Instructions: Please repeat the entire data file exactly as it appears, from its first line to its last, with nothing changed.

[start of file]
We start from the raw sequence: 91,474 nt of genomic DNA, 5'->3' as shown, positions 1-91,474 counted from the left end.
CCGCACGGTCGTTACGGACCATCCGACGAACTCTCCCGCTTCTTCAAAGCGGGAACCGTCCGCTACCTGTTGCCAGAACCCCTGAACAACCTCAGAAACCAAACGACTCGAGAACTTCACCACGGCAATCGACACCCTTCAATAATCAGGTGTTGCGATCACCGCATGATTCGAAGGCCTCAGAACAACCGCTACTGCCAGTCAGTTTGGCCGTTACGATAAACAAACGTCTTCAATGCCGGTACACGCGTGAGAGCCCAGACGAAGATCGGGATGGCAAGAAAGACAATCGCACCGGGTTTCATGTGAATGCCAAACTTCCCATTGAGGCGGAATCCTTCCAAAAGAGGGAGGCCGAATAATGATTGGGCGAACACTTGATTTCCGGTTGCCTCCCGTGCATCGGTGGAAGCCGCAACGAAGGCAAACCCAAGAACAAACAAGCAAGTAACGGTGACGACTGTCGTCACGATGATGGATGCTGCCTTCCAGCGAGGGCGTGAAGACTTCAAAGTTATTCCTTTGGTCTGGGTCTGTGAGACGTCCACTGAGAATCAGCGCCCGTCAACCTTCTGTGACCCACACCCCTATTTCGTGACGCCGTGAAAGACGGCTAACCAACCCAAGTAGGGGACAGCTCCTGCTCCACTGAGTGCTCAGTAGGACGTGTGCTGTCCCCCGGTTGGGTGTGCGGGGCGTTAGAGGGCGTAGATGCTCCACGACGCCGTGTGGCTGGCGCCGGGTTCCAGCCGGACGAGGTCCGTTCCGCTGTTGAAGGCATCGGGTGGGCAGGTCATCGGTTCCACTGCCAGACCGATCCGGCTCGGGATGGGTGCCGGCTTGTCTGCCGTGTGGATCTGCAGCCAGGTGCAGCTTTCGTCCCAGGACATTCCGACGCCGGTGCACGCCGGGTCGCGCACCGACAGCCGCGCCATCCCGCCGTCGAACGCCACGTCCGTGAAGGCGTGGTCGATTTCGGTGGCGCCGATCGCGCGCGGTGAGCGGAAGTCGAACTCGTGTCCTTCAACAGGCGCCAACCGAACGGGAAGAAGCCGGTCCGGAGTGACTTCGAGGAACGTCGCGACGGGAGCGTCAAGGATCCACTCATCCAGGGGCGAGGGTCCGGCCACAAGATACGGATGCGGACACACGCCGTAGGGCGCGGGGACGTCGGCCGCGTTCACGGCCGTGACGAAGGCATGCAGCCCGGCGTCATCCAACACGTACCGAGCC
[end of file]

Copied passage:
We start from the raw sequence: 91,474 nt of genomic DNA, 5'->3' as shown, positions 1-91,474 counted from the left end.
CCGCACGGTCGTTACGGACCATCCGACGAACTCTCCCGCTTCTTCAAAGCGGGAACCGTCCGCTACCTGTTGCCAGAACCCCTGAACAACCTCAGAAACCAAACGACTCGAGAACTTCACCACGGCAATCGACACCCTTCAATAATCAGGTGTTGCGATCACCGCATGATTCGAAGGCCTCAGAACAACCGCTACTGCCAGTCAGTTTGGCCGTTACGATAAACAAACGTCTTCAATGCCGGTACACGCGTGAGAGCCCAGACGAAGATCGGGATGGCAAGAAAGACAATCGCACCGGGTTTCATGTGAATGCCAAACTTCCCATTGAGGCGGAATCCTTCCAAAAGAGGGAGGCCGAATAATGATTGGGCGAACACTTGATTTCCGGTTGCCTCCCGTGCATCGGTGGAAGCCGCAACGAAGGCAAACCCAAGAACAAACAAGCAAGTAACGGTGACGACTGTCGTCACGATGATGGATGCTGCCTTCCAGCGAGGGCGTGAAGACTTCAAAGTTATTCCTTTGGTCTGGGTCTGTGAGACGTCCACTGAGAATCAGCGCCCGTCAACCTTCTGTGACCCACACCCCTATTTCGTGACGCCGTGAAAGACGGCTAACCAACCCAAGTAGGGGACAGCTCCTGCTCCACTGAGTGCTCAGTAGGACGTGTGCTGTCCCCCGGTTGGGTGTGCGGGGCGTTAGAGGGCGTAGATGCTCCACGACGCCGTGTGGCTGGCGCCGGGTTCCAGCCGGACGAGGTCCGTTCCGCTGTTGAAGGCATCGGGTGGGCAGGTCATCGGTTCCACTGCCAGACCGATCCGGCTCGGGATGGGTGCCGGCTTGTCTGCCGTGTGGATCTGCAGCCAGGTGCAGCTTTCGTCCCAGGACATTCCGACGCCGGTGCACGCCGGGTCGCGCACCGACAGCCGCGCCATCCCGCCGTCGAACGCCACGTCCGTGAAGGCGTGGTCGATTTCGGTGGCGCCGATCGCGCGCGGTGAGCGGAAGTCGAACTCGTGTCCTTCAACAGGCGCCAACCGAACGGGAAGAAGCCGGTCCGGAGTGACTTCGAGGAACGTCGCGACGGGAGCGTCAAGGATCCACTCATCCAGGGGCGAGGGTCCGGCCACAAGATACGGATGCGGACACACGCCGTAGGGCGCGGGGACGTCGGCCGCGTTCACGGCCGTGACGAAGGCATGCAGCCCGGCGTCATCCAACACGTACCGAGCC